Tennessee's Anti-Drag Bill Is a Gaudy Public Performance

It’s already illegal to expose minors to obscenity, so what is this bill really for?


Tennessee is on the verge of passing a law banning minors from attending drag shows, but it's not entirely clear—even when you ask its proponents—how broadly it's going to be enforced.

Tennessee's Republican-dominated House on Thursday passed an amended version of S.B. 3, a bill that would ban "adult cabaret performances" in public or anywhere where a minor could view it. The definitions of cabaret performances in the original draft of the bill include "topless dancers, go-go dancers, exotic dancers, strippers, male or female impersonators who provide entertainment that appeals to a prurient interest, or similar entertainers, regardless of whether or not performed for consideration."

The bill makes the first offense a Class A misdemeanor and subsequent offenses a Class E felony, which can carry fines of up to $3,000 and prison sentences of one to six years.

The inclusion of "male and female impersonators" is intended to block children from attending drag performances, but the addition of the clause "that appeals to a prurient interest" makes the meaning vague. The bill's House sponsor, Rep. Chris Todd (R–Jackson), has been clear that he thinks any drag show is inappropriate for children, regardless of content. Last October, he got directly involved in a fight over whether minors should be allowed to attend what was being sold as a "family-friendly drag show" at Jackson, Tennessee's pride event. Todd went so far as to try to get an injunction to halt the show entirely. The event organizers eventually agreed to a compromise to prohibit minors from attending the drag show.

The Tennessean reported that the pride event organizers had thoroughly vetted the show to make sure it was appropriate for children and did not contain any lewd or sexual content. Todd, however, told The Tennessean he never even contacted the show organizers to determine the content before publicly calling it "child abuse." When the outlet pressed him on how he could classify the event as such without even knowing its content, he said, "this type of performance and its intent is the child abuse," accusing drag performers of attempting to "groom and recruit children to this lifestyle."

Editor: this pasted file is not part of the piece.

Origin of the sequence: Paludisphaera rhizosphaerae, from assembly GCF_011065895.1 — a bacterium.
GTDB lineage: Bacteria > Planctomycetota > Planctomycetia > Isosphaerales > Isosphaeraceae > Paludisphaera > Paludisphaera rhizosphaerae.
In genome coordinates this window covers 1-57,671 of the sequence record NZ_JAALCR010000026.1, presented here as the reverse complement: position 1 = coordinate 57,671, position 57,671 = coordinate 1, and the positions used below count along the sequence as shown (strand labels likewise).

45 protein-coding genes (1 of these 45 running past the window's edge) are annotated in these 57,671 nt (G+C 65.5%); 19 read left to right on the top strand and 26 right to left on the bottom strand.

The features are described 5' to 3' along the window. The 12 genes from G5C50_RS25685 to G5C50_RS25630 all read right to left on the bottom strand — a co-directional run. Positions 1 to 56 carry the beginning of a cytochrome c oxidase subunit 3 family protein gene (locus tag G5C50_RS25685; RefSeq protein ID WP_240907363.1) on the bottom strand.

So Todd's feelings on the matter are clear, but his bill has been less so. After he introduced it in the House—and after the state Senate version was introduced by Sen. Jack Johnson (R–Brentwood)—it was amended. The vague "appeals to a prurient interest" section has been removed and replaced with "performances that are harmful to minors, as that term is defined in § 39-17-901." That's a reference to Tennessee's existing obscenity definitions.

Under the law, "harmful to minors" means representations "of nudity, sexual excitement, sexual conduct, excess violence or sadomasochistic abuse" that appeals to prurient interests, is "patently offensive to prevailing standards in the adult community as a whole with respect to what is suitable for minors," and "taken as whole lacks serious literary, artistic, political or scientific values for minors."

The amendment further specifies that what's banned is "a performance of actual or simulated specified sexual activities, including removal of articles of clothing or appearing unclothed" in a place where minors can see them.

It appears that the bill that has passed the House and will head to the Senate for a final vote before being sent to Republican Gov. Bill Lee doesn't actually ban minors from drag shows unless these shows violate the state's already existing obscenity laws. State Rep. Gloria Johnson (D–Knoxville) pointed this out on Thursday prior to the bill's passage: "If you're being obscene in front of children, it is already illegal, correct? If you're wearing lederhosen and being obscene in front of children, you'll be arrested, correct?"

In other words, this is a bill that criminalizes something that's already against the law in Tennessee. It's for show. In fact, The Tennessean notes that other Republicans have defended the law by saying it won't affect many of the drag shows that may take place in the state.

But Todd thinks it's going to, and he is probably not alone. Otherwise, why pass a bill at all? The Tennessean notes that LGBT activists worry that the law's passage will serve as a "chilling effect," making venues afraid to allow minors into any drag shows at all out of fear of police enforcement.